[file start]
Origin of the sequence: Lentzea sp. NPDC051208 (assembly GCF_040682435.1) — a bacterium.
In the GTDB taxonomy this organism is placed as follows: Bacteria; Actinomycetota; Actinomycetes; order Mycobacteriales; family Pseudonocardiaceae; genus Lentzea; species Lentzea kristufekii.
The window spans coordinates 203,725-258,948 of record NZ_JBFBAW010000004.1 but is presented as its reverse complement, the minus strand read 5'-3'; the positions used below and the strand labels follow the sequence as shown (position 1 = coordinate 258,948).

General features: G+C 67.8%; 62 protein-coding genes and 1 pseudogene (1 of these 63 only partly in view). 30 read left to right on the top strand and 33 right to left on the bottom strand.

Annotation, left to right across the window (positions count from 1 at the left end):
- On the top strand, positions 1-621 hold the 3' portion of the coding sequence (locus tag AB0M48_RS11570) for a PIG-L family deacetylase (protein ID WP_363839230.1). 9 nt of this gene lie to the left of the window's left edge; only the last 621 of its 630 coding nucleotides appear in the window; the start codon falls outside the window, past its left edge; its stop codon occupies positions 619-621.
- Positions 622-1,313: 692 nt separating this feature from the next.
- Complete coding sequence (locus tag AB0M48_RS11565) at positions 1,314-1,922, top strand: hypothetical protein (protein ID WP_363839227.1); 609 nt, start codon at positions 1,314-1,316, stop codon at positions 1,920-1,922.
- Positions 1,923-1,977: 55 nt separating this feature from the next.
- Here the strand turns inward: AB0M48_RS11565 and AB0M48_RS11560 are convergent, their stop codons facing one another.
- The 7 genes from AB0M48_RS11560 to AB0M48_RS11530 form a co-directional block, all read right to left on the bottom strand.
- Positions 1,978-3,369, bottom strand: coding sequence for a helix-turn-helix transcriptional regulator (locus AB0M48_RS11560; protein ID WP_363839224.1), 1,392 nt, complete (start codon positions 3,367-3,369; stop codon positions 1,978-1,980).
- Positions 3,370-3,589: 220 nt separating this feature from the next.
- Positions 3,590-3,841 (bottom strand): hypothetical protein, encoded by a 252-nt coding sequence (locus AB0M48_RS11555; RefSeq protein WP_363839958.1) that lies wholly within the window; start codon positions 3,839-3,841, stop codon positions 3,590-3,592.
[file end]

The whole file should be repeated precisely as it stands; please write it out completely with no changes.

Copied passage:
Origin of the sequence: Lentzea sp. NPDC051208 (assembly GCF_040682435.1) — a bacterium.
In the GTDB taxonomy this organism is placed as follows: Bacteria; Actinomycetota; Actinomycetes; order Mycobacteriales; family Pseudonocardiaceae; genus Lentzea; species Lentzea kristufekii.
The window spans coordinates 203,725-258,948 of record NZ_JBFBAW010000004.1 but is presented as its reverse complement, the minus strand read 5'-3'; the positions used below and the strand labels follow the sequence as shown (position 1 = coordinate 258,948).

General features: G+C 67.8%; 62 protein-coding genes and 1 pseudogene (1 of these 63 only partly in view). 30 read left to right on the top strand and 33 right to left on the bottom strand.

Annotation, left to right across the window (positions count from 1 at the left end):
- On the top strand, positions 1-621 hold the 3' portion of the coding sequence (locus tag AB0M48_RS11570) for a PIG-L family deacetylase (protein ID WP_363839230.1). 9 nt of this gene lie to the left of the window's left edge; only the last 621 of its 630 coding nucleotides appear in the window; the start codon falls outside the window, past its left edge; its stop codon occupies positions 619-621.
- Positions 622-1,313: 692 nt separating this feature from the next.
- Complete coding sequence (locus tag AB0M48_RS11565) at positions 1,314-1,922, top strand: hypothetical protein (protein ID WP_363839227.1); 609 nt, start codon at positions 1,314-1,316, stop codon at positions 1,920-1,922.
- Positions 1,923-1,977: 55 nt separating this feature from the next.
- Here the strand turns inward: AB0M48_RS11565 and AB0M48_RS11560 are convergent, their stop codons facing one another.
- The 7 genes from AB0M48_RS11560 to AB0M48_RS11530 form a co-directional block, all read right to left on the bottom strand.
- Positions 1,978-3,369, bottom strand: coding sequence for a helix-turn-helix transcriptional regulator (locus AB0M48_RS11560; protein ID WP_363839224.1), 1,392 nt, complete (start codon positions 3,367-3,369; stop codon positions 1,978-1,980).
- Positions 3,370-3,589: 220 nt separating this feature from the next.
- Positions 3,590-3,841 (bottom strand): hypothetical protein, encoded by a 252-nt coding sequence (locus AB0M48_RS11555; RefSeq protein WP_363839958.1) that lies wholly within the window; start codon positions 3,839-3,841, stop codon positions 3,590-3,592.